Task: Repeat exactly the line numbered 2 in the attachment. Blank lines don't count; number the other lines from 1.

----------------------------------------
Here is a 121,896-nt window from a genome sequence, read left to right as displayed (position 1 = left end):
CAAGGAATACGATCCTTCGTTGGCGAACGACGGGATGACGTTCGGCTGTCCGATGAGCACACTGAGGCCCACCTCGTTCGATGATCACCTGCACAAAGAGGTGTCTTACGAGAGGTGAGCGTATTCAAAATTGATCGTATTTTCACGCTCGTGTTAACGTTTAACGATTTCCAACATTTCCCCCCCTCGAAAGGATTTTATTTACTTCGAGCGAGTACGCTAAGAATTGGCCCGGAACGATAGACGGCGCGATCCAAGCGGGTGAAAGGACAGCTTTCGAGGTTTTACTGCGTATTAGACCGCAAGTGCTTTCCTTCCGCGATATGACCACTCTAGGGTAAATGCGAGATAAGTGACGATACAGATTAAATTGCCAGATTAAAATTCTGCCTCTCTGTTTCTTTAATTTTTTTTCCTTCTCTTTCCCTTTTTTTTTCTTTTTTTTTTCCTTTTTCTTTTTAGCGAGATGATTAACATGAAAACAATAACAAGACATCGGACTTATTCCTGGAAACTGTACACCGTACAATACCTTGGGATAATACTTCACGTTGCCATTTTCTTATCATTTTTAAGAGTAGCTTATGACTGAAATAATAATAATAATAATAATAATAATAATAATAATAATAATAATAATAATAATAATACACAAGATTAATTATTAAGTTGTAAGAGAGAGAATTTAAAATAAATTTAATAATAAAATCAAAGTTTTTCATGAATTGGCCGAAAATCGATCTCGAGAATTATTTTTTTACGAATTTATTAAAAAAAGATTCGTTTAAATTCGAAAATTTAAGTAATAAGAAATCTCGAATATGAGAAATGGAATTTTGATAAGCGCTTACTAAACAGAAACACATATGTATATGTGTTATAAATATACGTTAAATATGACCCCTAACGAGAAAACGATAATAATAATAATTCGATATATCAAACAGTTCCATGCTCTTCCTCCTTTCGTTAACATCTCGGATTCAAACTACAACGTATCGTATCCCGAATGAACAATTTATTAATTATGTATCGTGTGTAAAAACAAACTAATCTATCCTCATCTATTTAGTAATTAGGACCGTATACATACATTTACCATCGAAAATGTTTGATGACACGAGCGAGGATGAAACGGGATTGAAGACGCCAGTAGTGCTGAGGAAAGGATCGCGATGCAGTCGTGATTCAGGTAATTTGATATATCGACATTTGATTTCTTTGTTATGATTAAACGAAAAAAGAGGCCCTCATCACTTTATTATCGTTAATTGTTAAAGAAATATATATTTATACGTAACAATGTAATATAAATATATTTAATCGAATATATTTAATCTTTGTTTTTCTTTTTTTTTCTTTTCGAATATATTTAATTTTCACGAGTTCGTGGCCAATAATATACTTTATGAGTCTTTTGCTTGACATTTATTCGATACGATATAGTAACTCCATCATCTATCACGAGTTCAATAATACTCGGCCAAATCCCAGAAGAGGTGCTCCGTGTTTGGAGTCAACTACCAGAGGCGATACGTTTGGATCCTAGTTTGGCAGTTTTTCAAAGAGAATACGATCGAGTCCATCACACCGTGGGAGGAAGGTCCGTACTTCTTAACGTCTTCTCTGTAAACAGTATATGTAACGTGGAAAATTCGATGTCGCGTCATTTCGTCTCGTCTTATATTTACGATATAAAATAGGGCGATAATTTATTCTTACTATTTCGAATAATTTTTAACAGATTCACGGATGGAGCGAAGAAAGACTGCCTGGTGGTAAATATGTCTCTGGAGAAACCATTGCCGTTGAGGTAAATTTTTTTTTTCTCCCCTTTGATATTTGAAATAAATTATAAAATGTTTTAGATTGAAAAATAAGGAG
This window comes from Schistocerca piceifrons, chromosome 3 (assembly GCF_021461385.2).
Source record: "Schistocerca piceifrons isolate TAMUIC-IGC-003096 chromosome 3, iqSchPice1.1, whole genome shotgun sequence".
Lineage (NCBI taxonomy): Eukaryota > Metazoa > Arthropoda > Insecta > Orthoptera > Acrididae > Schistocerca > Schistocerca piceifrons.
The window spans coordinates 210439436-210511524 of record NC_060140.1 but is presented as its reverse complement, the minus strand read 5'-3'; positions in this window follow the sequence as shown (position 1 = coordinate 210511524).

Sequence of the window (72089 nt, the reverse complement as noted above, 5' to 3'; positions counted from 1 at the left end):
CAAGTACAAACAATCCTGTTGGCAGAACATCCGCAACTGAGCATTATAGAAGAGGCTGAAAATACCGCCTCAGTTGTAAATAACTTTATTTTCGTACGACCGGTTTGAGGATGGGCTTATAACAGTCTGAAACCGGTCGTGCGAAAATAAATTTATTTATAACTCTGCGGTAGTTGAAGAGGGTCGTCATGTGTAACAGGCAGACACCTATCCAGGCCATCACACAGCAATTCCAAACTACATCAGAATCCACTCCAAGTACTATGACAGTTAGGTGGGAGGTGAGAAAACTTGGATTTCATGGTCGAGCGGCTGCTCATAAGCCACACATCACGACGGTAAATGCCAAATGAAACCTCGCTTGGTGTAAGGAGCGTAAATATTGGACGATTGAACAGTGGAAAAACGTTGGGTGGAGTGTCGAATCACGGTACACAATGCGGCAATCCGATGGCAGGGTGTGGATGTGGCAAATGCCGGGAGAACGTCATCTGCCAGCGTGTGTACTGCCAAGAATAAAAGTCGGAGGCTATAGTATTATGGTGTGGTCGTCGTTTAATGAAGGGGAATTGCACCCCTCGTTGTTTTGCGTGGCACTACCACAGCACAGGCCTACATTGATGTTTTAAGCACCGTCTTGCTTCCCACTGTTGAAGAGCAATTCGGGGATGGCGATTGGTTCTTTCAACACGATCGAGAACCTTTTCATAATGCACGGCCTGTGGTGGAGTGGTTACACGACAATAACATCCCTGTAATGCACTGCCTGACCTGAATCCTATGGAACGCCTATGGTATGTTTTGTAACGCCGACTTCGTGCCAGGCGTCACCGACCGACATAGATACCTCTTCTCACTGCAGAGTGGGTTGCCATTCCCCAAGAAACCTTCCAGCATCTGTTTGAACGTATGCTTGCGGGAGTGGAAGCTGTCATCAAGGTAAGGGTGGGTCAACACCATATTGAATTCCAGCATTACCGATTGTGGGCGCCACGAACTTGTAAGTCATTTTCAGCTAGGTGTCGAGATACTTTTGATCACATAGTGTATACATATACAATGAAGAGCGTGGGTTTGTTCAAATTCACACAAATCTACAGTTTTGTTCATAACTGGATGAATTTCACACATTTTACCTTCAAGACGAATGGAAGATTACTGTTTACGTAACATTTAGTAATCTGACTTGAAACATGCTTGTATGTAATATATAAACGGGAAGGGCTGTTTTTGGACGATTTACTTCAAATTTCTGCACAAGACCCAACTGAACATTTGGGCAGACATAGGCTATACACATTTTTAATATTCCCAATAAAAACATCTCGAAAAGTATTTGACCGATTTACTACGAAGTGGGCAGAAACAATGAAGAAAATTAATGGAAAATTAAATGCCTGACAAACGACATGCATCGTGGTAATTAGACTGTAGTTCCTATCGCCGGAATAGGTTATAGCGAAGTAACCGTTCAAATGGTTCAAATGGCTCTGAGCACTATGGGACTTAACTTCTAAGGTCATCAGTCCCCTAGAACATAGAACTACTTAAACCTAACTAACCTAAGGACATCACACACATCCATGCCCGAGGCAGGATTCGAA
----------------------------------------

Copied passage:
CAAGGAATACGATCCTTCGTTGGCGAACGACGGGATGACGTTCGGCTGTCCGATGAGCACACTGAGGCCCACCTCGTTCGATGATCACCTGCACAAAGAGGTGTCTTACGAGAGGTGAGCGTATTCAAAATTGATCGTATTTTCACGCTCGTGTTAACGTTTAACGATTTCCAACATTTCCCCCCCTCGAAAGGATTTTATTTACTTCGAGCGAGTACGCTAAGAATTGGCCCGGAACGATAGACGGCGCGATCCAAGCGGGTGAAAGGACAGCTTTCGAGGTTTTACTGCGTATTAGACCGCAAGTGCTTTCCTTCCGCGATATGACCACTCTAGGGTAAATGCGAGATAAGTGACGATACAGATTAAATTGCCAGATTAAAATTCTGCCTCTCTGTTTCTTTAATTTTTTTTCCTTCTCTTTCCCTTTTTTTTTCTTTTTTTTTTCCTTTTTCTTTTTAGCGAGATGATTAACATGAAAACAATAACAAGACATCGGACTTATTCCTGGAAACTGTACACCGTACAATACCTTGGGATAATACTTCACGTTGCCATTTTCTTATCATTTTTAAGAGTAGCTTATGACTGAAATAATAATAATAATAATAATAATAATAATAATAATAATAATAATAATAATAATAATACACAAGATTAATTATTAAGTTGTAAGAGAGAGAATTTAAAATAAATTTAATAATAAAATCAAAGTTTTTCATGAATTGGCCGAAAATCGATCTCGAGAATTATTTTTTTACGAATTTATTAAAAAAAGATTCGTTTAAATTCGAAAATTTAAGTAATAAGAAATCTCGAATATGAGAAATGGAATTTTGATAAGCGCTTACTAAACAGAAACACATATGTATATGTGTTATAAATATACGTTAAATATGACCCCTAACGAGAAAACGATAATAATAATAATTCGATATATCAAACAGTTCCATGCTCTTCCTCCTTTCGTTAACATCTCGGATTCAAACTACAACGTATCGTATCCCGAATGAACAATTTATTAATTATGTATCGTGTGTAAAAACAAACTAATCTATCCTCATCTATTTAGTAATTAGGACCGTATACATACATTTACCATCGAAAATGTTTGATGACACGAGCGAGGATGAAACGGGATTGAAGACGCCAGTAGTGCTGAGGAAAGGATCGCGATGCAGTCGTGATTCAGGTAATTTGATATATCGACATTTGATTTCTTTGTTATGATTAAACGAAAAAAGAGGCCCTCATCACTTTATTATCGTTAATTGTTAAAGAAATATATATTTATACGTAACAATGTAATATAAATATATTTAATCGAATATATTTAATCTTTGTTTTTCTTTTTTTTTCTTTTCGAATATATTTAATTTTCACGAGTTCGTGGCCAATAATATACTTTATGAGTCTTTTGCTTGACATTTATTCGATACGATATAGTAACTCCATCATCTATCACGAGTTCAATAATACTCGGCCAAATCCCAGAAGAGGTGCTCCGTGTTTGGAGTCAACTACCAGAGGCGATACGTTTGGATCCTAGTTTGGCAGTTTTTCAAAGAGAATACGATCGAGTCCATCACACCGTGGGAGGAAGGTCCGTACTTCTTAACGTCTTCTCTGTAAACAGTATATGTAACGTGGAAAATTCGATGTCGCGTCATTTCGTCTCGTCTTATATTTACGATATAAAATAGGGCGATAATTTATTCTTACTATTTCGAATAATTTTTAACAGATTCACGGATGGAGCGAAGAAAGACTGCCTGGTGGTAAATATGTCTCTGGAGAAACCATTGCCGTTGAGGTAAATTTTTTTTTTCTCCCCTTTGATATTTGAAATAAATTATAAAATGTTTTAGATTGAAAAATAAGGAG